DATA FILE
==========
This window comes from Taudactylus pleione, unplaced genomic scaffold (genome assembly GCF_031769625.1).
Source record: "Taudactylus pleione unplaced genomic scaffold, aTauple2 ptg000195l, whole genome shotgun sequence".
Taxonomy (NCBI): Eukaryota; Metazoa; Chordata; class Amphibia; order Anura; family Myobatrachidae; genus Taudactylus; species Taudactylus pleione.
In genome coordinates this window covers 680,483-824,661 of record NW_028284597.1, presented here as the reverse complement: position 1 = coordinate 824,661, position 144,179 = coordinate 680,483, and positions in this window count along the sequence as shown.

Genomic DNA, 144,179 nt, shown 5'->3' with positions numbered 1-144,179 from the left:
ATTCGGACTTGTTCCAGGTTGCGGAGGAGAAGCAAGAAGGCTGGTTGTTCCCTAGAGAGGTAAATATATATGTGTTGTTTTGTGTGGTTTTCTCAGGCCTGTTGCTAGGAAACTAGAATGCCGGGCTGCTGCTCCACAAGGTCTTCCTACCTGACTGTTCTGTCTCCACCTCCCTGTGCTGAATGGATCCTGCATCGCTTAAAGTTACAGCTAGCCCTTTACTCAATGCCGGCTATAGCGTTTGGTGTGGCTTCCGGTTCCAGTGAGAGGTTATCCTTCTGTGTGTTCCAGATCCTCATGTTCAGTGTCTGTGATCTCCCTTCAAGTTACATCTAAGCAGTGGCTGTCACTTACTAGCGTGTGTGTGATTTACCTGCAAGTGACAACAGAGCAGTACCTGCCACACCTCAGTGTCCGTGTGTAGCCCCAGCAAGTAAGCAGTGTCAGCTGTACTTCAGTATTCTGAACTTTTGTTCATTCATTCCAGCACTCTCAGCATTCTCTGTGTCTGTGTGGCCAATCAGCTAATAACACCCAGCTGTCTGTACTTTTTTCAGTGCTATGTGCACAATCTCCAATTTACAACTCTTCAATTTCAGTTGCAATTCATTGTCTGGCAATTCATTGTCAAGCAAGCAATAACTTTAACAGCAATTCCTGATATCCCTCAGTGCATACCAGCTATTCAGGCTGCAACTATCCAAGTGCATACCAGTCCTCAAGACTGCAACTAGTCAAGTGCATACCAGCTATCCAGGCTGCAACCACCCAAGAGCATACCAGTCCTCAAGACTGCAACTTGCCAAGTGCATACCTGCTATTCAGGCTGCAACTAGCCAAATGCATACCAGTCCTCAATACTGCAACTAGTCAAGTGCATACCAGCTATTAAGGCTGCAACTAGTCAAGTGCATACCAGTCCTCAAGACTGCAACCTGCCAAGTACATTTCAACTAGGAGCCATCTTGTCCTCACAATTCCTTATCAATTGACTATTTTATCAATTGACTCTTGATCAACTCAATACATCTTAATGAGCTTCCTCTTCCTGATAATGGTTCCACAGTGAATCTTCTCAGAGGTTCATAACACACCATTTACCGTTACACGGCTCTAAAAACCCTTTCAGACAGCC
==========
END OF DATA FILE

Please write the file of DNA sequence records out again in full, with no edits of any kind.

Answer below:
This window comes from Taudactylus pleione, unplaced genomic scaffold (genome assembly GCF_031769625.1).
Source record: "Taudactylus pleione unplaced genomic scaffold, aTauple2 ptg000195l, whole genome shotgun sequence".
Taxonomy (NCBI): Eukaryota; Metazoa; Chordata; class Amphibia; order Anura; family Myobatrachidae; genus Taudactylus; species Taudactylus pleione.
In genome coordinates this window covers 680,483-824,661 of record NW_028284597.1, presented here as the reverse complement: position 1 = coordinate 824,661, position 144,179 = coordinate 680,483, and positions in this window count along the sequence as shown.

Genomic DNA, 144,179 nt, shown 5'->3' with positions numbered 1-144,179 from the left:
ATTCGGACTTGTTCCAGGTTGCGGAGGAGAAGCAAGAAGGCTGGTTGTTCCCTAGAGAGGTAAATATATATGTGTTGTTTTGTGTGGTTTTCTCAGGCCTGTTGCTAGGAAACTAGAATGCCGGGCTGCTGCTCCACAAGGTCTTCCTACCTGACTGTTCTGTCTCCACCTCCCTGTGCTGAATGGATCCTGCATCGCTTAAAGTTACAGCTAGCCCTTTACTCAATGCCGGCTATAGCGTTTGGTGTGGCTTCCGGTTCCAGTGAGAGGTTATCCTTCTGTGTGTTCCAGATCCTCATGTTCAGTGTCTGTGATCTCCCTTCAAGTTACATCTAAGCAGTGGCTGTCACTTACTAGCGTGTGTGTGATTTACCTGCAAGTGACAACAGAGCAGTACCTGCCACACCTCAGTGTCCGTGTGTAGCCCCAGCAAGTAAGCAGTGTCAGCTGTACTTCAGTATTCTGAACTTTTGTTCATTCATTCCAGCACTCTCAGCATTCTCTGTGTCTGTGTGGCCAATCAGCTAATAACACCCAGCTGTCTGTACTTTTTTCAGTGCTATGTGCACAATCTCCAATTTACAACTCTTCAATTTCAGTTGCAATTCATTGTCTGGCAATTCATTGTCAAGCAAGCAATAACTTTAACAGCAATTCCTGATATCCCTCAGTGCATACCAGCTATTCAGGCTGCAACTATCCAAGTGCATACCAGTCCTCAAGACTGCAACTAGTCAAGTGCATACCAGCTATCCAGGCTGCAACCACCCAAGAGCATACCAGTCCTCAAGACTGCAACTTGCCAAGTGCATACCTGCTATTCAGGCTGCAACTAGCCAAATGCATACCAGTCCTCAATACTGCAACTAGTCAAGTGCATACCAGCTATTAAGGCTGCAACTAGTCAAGTGCATACCAGTCCTCAAGACTGCAACCTGCCAAGTACATTTCAACTAGGAGCCATCTTGTCCTCACAATTCCTTATCAATTGACTATTTTATCAATTGACTCTTGATCAACTCAATACATCTTAATGAGCTTCCTCTTCCTGATAATGGTTCCACAGTGAATCTTCTCAGAGGTTCATAACACACCATTTACCGTTACACGGCTCTAAAAACCCTTTCAGACAGCC